LEE'S SUMMIT, Mo. -- Seems like hardly a day goes by anymore that we don't report some big news to you about major computer crime and security breaches. Computer systems and servers and network devices of all kinds all over the world are vulnerable -- in government and private industry. Who is going to defend us against that? Could be this week's Fox 4 Young Achievers.
Think of them as cyber detectives -- bright, resourceful and driven. These students from high schools in the Lee's Summit School District have taken advanced classes in computer science and networking at Summit Technology Academy. And they like nothing better than being confronted with a very difficult, deeply hidden computer puzzle to solve.
"So anything we could do to kind of further our knowledge and make us more well-rounded IT (Information Technology) professionals, we're going to do it," says student Saige Mehl, "because it's fun. We enjoy doing it."
Instructor Lisa Oyler tapped into that enthusiasm and got these six young cyber sleuths into a relatively new, but rapidly growing annual competition for very smart, technically-minded high school students called CyberPatriot -- a fun event with very serious real world importance: cyber defense.
"Online banking, social media sites, remote access workers, intellectual property, all of that is on the network," says student Brian Green. "It's accessible and sometimes it's accessible by the wrong people."
"So you need people like us who know how to secure computers and make it safe for people to use them in the future," says Saige.
In CyberPatriot, challenges get tougher and tougher each round as contestants root out computer system bugs and weaknesses even as unseen adversaries work against them to block their progress.
"Each encryption does have a pattern," says student Kevin Schulmeister. "So we had to identify the pattern that was used and use one of our tools online to to decrypt it."
The team comprised of Kevin, Saige and Brian along with Keaton Thomas, Ben Wolff and Elias Duckworth soared in the preliminary rounds that were done online and qualified for the national finals in Washington, D.C. this spring where they finished in the top twelve out of more than 400 teams. And they snagged one of the major industry trophies, the Open Division Cisco Networking Award.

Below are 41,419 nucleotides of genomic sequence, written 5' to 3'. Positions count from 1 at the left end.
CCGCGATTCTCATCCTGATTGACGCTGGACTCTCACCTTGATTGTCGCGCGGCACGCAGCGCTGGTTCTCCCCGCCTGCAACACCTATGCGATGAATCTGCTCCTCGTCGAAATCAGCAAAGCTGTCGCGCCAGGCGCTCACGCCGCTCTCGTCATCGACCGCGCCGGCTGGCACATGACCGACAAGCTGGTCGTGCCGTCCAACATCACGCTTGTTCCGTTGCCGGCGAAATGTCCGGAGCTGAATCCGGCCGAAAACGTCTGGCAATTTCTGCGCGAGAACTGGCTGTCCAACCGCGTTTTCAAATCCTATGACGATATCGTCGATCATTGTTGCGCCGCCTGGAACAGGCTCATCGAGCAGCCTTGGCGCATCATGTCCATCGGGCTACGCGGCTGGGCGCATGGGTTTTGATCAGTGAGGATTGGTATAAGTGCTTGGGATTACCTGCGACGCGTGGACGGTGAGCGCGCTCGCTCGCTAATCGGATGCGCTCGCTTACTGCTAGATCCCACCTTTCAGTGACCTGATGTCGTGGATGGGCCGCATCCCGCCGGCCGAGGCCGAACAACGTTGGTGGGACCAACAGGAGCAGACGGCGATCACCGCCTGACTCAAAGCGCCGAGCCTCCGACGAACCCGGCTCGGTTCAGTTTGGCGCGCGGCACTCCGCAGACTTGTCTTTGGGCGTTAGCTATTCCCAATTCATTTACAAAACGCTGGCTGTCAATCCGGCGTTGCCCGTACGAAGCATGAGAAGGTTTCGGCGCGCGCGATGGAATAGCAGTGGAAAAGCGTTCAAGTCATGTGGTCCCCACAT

They say their teamwork and communication made the difference.
"We weren't just alone at the computer," says Brian. " We talked and collaborated on what to do. How to fix this. How to fix that. How to secure it."
The main purpose of CyberPatriot is to get many, many more young Americans interested in and prepared for careers in cyber security and other areas of STEM -- science, technology, engineering and math -- to meet the growing need for protecting our national infrastructure.
Four members of the team just graduated from high school and two will return to Summit Technology Academy next year as seniors. All of them are getting into industry internships and guiding their lives with an eye to top jobs in the computer industry. And all say cyber security just may be their focus now that they have tasted success in CyberPatriot.
"I'm pretty sure they'll all end up in computer-related fields of some kind," says instructor Lisa Oyler. "I think they've taken an interest in network security and they'll get into that as a career profession. They'll probably come back to show me their much-nicer cars than I have because they'll be making more money than I am. I don't have any doubt there are jobs out there for these students."
According to the Air Force Association, which sponsors CyberPatriot, over the next year there will be a need for 330,000 additional IT security professionals worldwide. And average salary last year for a cyber security job was nearly $101,000.
Fox 4 News is Working 4 You to spotlight outstanding young people and their positive accomplishments. In our weekly report called Reaching 4 Excellence we meet young achievers in subjects like academics, the arts, leadership, community service, volunteerism, career exploration, overcoming obstacles and heroism. Watch for Reaching 4 Excellence every Monday on Fox 4 News at 8 a.m., every Wednesday on Fox 4 News at 9 p.m. and every Thursday on Fox 4 News at 5 p.m.